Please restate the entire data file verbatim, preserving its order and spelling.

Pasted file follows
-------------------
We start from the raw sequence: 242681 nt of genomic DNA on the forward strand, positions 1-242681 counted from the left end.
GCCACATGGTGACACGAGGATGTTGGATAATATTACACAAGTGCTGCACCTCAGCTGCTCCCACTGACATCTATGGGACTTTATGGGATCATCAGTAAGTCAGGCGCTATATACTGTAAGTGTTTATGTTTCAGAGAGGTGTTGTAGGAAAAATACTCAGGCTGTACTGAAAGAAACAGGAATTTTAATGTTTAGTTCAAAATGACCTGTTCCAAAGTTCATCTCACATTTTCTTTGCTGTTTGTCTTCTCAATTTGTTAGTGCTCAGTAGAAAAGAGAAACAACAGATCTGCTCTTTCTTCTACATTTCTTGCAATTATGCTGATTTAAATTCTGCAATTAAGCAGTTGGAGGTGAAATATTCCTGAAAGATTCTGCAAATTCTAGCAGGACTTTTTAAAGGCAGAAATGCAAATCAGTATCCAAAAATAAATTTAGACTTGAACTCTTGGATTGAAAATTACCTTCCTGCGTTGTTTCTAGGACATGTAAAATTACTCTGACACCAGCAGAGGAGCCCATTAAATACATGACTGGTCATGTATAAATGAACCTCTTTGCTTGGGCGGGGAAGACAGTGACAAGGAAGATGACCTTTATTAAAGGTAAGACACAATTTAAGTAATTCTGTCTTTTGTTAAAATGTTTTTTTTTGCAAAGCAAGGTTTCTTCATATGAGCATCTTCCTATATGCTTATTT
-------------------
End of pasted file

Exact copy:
We start from the raw sequence: 242681 nt of genomic DNA on the forward strand, positions 1-242681 counted from the left end.
GCCACATGGTGACACGAGGATGTTGGATAATATTACACAAGTGCTGCACCTCAGCTGCTCCCACTGACATCTATGGGACTTTATGGGATCATCAGTAAGTCAGGCGCTATATACTGTAAGTGTTTATGTTTCAGAGAGGTGTTGTAGGAAAAATACTCAGGCTGTACTGAAAGAAACAGGAATTTTAATGTTTAGTTCAAAATGACCTGTTCCAAAGTTCATCTCACATTTTCTTTGCTGTTTGTCTTCTCAATTTGTTAGTGCTCAGTAGAAAAGAGAAACAACAGATCTGCTCTTTCTTCTACATTTCTTGCAATTATGCTGATTTAAATTCTGCAATTAAGCAGTTGGAGGTGAAATATTCCTGAAAGATTCTGCAAATTCTAGCAGGACTTTTTAAAGGCAGAAATGCAAATCAGTATCCAAAAATAAATTTAGACTTGAACTCTTGGATTGAAAATTACCTTCCTGCGTTGTTTCTAGGACATGTAAAATTACTCTGACACCAGCAGAGGAGCCCATTAAATACATGACTGGTCATGTATAAATGAACCTCTTTGCTTGGGCGGGGAAGACAGTGACAAGGAAGATGACCTTTATTAAAGGTAAGACACAATTTAAGTAATTCTGTCTTTTGTTAAAATGTTTTTTTTTGCAAAGCAAGGTTTCTTCATATGAGCATCTTCCTATATGCTTATTT